War Essay, Research Paper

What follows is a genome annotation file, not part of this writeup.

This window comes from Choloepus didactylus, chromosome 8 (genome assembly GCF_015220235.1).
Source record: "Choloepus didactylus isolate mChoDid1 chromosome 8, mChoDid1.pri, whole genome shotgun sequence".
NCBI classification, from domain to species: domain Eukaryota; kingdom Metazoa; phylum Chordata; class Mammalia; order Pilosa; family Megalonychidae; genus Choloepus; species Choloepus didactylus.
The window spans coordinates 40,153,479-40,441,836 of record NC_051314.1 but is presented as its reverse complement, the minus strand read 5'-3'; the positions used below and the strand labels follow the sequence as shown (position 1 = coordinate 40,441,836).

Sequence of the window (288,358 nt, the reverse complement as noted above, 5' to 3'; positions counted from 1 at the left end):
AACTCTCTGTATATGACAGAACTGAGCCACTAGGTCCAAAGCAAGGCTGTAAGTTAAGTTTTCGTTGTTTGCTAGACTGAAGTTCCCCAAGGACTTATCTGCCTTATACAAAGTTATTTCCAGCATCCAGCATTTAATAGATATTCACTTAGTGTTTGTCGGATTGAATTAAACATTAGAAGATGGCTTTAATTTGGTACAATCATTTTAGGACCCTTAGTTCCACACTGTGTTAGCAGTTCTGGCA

The analysis of media coverage is tricky in any time period, with debates raging over the role and aims of the media in conveying information to the masses. The situation is further complicated during periods of crisis – historically, the media has been used to spread propaganda, through the popular press in the First World War, and the radio and cinema in its successor. It was the television coverage of the Vietnam War which shaped the way broadcasting was perceived – for the harrowing shots of wartime behaviour was said to strike American morale so deeply, as to ultimately lose the war. It is in such an atmosphere that the media confronted the Falklands Crisis. In fact, this conflict was unique in being inaccessible save by Naval crossing. Thus the British government was able to exclude any independent or foreign journalist from travelling the 8,000 miles with the Task Force, allowing select teams from Britain to make the journey, as long as they conformed to the strictest censorship. The Glasgow University Media Group (1985) examined the production process of news during this period, and here I explore their analysis, chiefly of the sinking of the Argentine cruiser, the General Belgrano. This highly controversial act took place on the 2nd May 1982, with the first bulletins coming out on the 3rd May. These were seen by the Glasgow Media Group as underplaying the effects of the torpedo attack, with an emphasis on how many of the crew could be saved. Despite the lack of information, the bulletins carried an hopeful air of optimism. On 4th May the theme was of survivors, with an expert called in by the BBC, for comment of the chances of the crew, given the proper training. This contrasted with the headlines of foreign newspapers, such as the New York Post, crying – “Fear Hundreds Dead in Sea Battle”. The 6th May brought with it film of the returning survivors, with a reluctance to use the word “dead” in reporting. Instead, those killed were heard to be “lost” or “missing”. An interesting occurrence on 7th May was the translation of a decode message from the Argentine commander in the Falklands. At 12:30pm, the BBC translated his words as: “The sinking of the General Belgrano has opened the door for the maximum use of force by our side.” At 9:30pm, the translation had changed: “The sinking of the General Belgrano has opened the way for us to kill.” This was, as the Glasgow Media Group point out, an extraordinary change of emphasis. In fact, the literal translation was “to pass through.” On the 9th May, photographs of the ship appeared, with critical comment that was conspicuous in its absence. What comment there was, continually stressed that the ship was on the edge of the Exclusion zone, implying an unwillingness to acknowledge that the ship was outside it. There was, then, a “systematic underplaying of the harmful effects of this British action.” The Glasgow Media Group contrasted this incident with the sinking of the HMS Sheffield, where a profound difference in news content can be seen, beyond that which one could reasonably expect. The military, uneasy revealing British casualties, transmitted an official bulletin on 4th May – that the crew had tackle a blaze on the ship, and were then picked up by rescue teams. However, journalists delved into this, emphasising from the start the human loss, with talk of the “dreadful news” and an “astonishing loss”. This use of language rarely appeared in connection with the Belgrano. So emotive links were used, with colleagues described as “stunned and pained”, and a Scottish mother of one the dead was “shattered”. Every name of every casualtywas subtitled on the screen, with a fluttering Royal Ensign in the background. Newsnight on 5th May best illustrated the difference in emphasis, by relating how 30 men were “dead” and “missing” from the Sheffield, but that 800 “survivors” had been removed from the Belgrano. Clearly the terminology used was much more forceful for the British loss. Note also that the reasons for the sinking of the Belgrano were evaded – the cruiser often described as “skirting” the zone, and posing a “threat.” Criticisms of this action were reported as being general misgivings about the war as a whole, not a direct attack upon the British. Most foreign criticism was seen as predictable reactions from nations with an axe to grind against Britain. Exceptions to this were Nationwide on the BBC_ and Panorama_, and these were heavily attacked by the government. Overall, the Glasgow Media Group asserted that the media placed problems in the context of established themes, and interpreted new facts according to them_. At home, peace marches were ignored_ and displays of patritotism emphasised_. And with regard to diplomacy, “Argentine intransigence” was blamed for the failure of the Peruvian and UN peace proposals. We need a wider framework of analysis than this, of course, and to be fair, the Glasgow Media Group do look at “normal” journalistic practices. These include the constraints imposed by the “lobby” system_ and conforming to the journalists rulebook. The overall conclusion was that journalists have a broad consensus of agreement and appeals to authoritative sources, that blinds them to probing issues. Even when individuals or parties are attacked in the media, it is rarely “the system” itself which is questioned. Leonard Downie Jnr (1985) picked up on overt constraints. Forced to operate from London, he found he was misled and denied facts a great deal. There was the premature release of good news (such as the re-capturing of Port Stanley half a day before the Argentines had actually surrendered), and the delaying of bad news. The television newtworks were prevented from broadcasting live from the task force, and film sometimes took three weeks to arrive in London. He noted that normal British journalism had constraints like the Official Secrets Act and the “D-notices” system_, as well as libel cases. The British also lacked a Freedom Of Information Act like that of the US – all of this meaning British reporters are less likely to break away from the guidelines laid down in the Falklands. Harris (1983) outlined the jingoistic style of the tabloids, such as the Sun headline -”GOTCHA!” in relation to the sinking of the Belgrano. He showed that there was rather more wrangling in the media than perhaps the Glasgow Media Group are willing to admit – in particular the extremely patriotic Sun, against the Daily Mirror, advocating withdrawal. He argued the common view that the audience are far more accepting of television news, since it is apparently more objective and independent than newspapers. Yet there was a great deal of censoring, including from editors themselves. The Government trod a line between sanitization and sensational gore, but went beyond national security, and censored on the grounds of “taste” and “tone”. There was also a certain “comic book” feel to the coverage – illustrations and maps lending the proceedings a surreal, detached air. The reliance upon drawings was brought about by the late arrival and censoring of graphic pictures, and one could suggest that the audience thus perceived the war as somewhat “unreal.” Harris is keen to stress the divisions within the media – the BBC refusing to yield in the face of attacks from the press, about the aforementioned Panorama programme. He also outlined the internal strife at the Public Relations level, in the MoD. Morrison and Tumber (1988) argued that the gathering of war news was a battle for information. The journalists were in a problematic position, having been hastily assembled, badly briefed and poorly prepared. They described the voyage to the Falklands as a “protracted trauma”. For the reporters were completely alien to the military world of rules and strict timekeeping. Further, pieces were “mislaid” by the MoD, such as a military blunder which led to the bombing of the Sir Galahad at Bluff Cove. Only once the war had finished, did the story come out at all. It must be remembered that journalists are trained to be competitive and individualistic, whereas the armed forces worked on principles of co-operation and cohesion. They were competing with each other for news, as well as with the reticent Navy, and suffered considerable strain. The minders working for the MoD were similarly put upon, serving as targets for pent up fear and frustration, and often wrongly accused. Note also that the journalists were fully aware of the censoring occuring back in London, which had a demoralising effect on those trying to accurately convey the events. In fact, the information handling within the military was badly organized, with internal strife between Ian MacDonald, who attempted to cut the press off, and Neville Taylor, keen to present a more open policy. From time to time, the media and the government do share comon values and purposes, but “…too many of their assumptions are irreconcilable.” It is true, as Harris says, that the British media is subject to government regulations. But Morrison and Tumber showed that the Falklands War, far from highlighting traits common to journalism, in fact went beyond them. Information was censored on the grounds of public morale, interest and taste – despite the fact that equally distressing pictures from the Lebanon were being screened at the same time. Morrison and Tumber in fact say that the Falklands affair symbolised growing resentment between the government and the media._ That the government did not succeed in strangling the media completely, is due to the audience having no clear concept of broadcasters being social entities, worthy of judgement. So since the media were seen as a national heritage, they escaped major public criticism. It is.wrong to say that showing the horror of war will influence the outcome of it – it may be a reason, but social and political events are far more important._ The Glasgow Media Group talked of dramatic, emotive sentiments being relayed on the news, but the scope and effects of such dramatisation is limited, especially if we see the audience as capable of critically discerning news items. The Glasgow Media study was a fine example of content analysis, but content analysis is far from perfect. Bell (1991) said that this quantitive practice of counting the frequency of key themes needed supplementing with other methods, providing a good linguistic analysis_ that does not “prematurely attempt to decode what underlies the language.” Let us not conclude too hastily, then, that the media deliberately conformed to the official line. Where this did occur, it was through censorship or covert manipulation, often against the wishes of the journalists involved. So we can reject the claim from Harris that the intensity of the Falklands merely highlighted the standard practices of the media, for it was a period of quite unique constraint upon journalists both at home and abroad – hopefully one which is never to be repeated.SORRY, NO BIBLIOGRAPHY WAS SUPPLIED WITH THIS ESSAY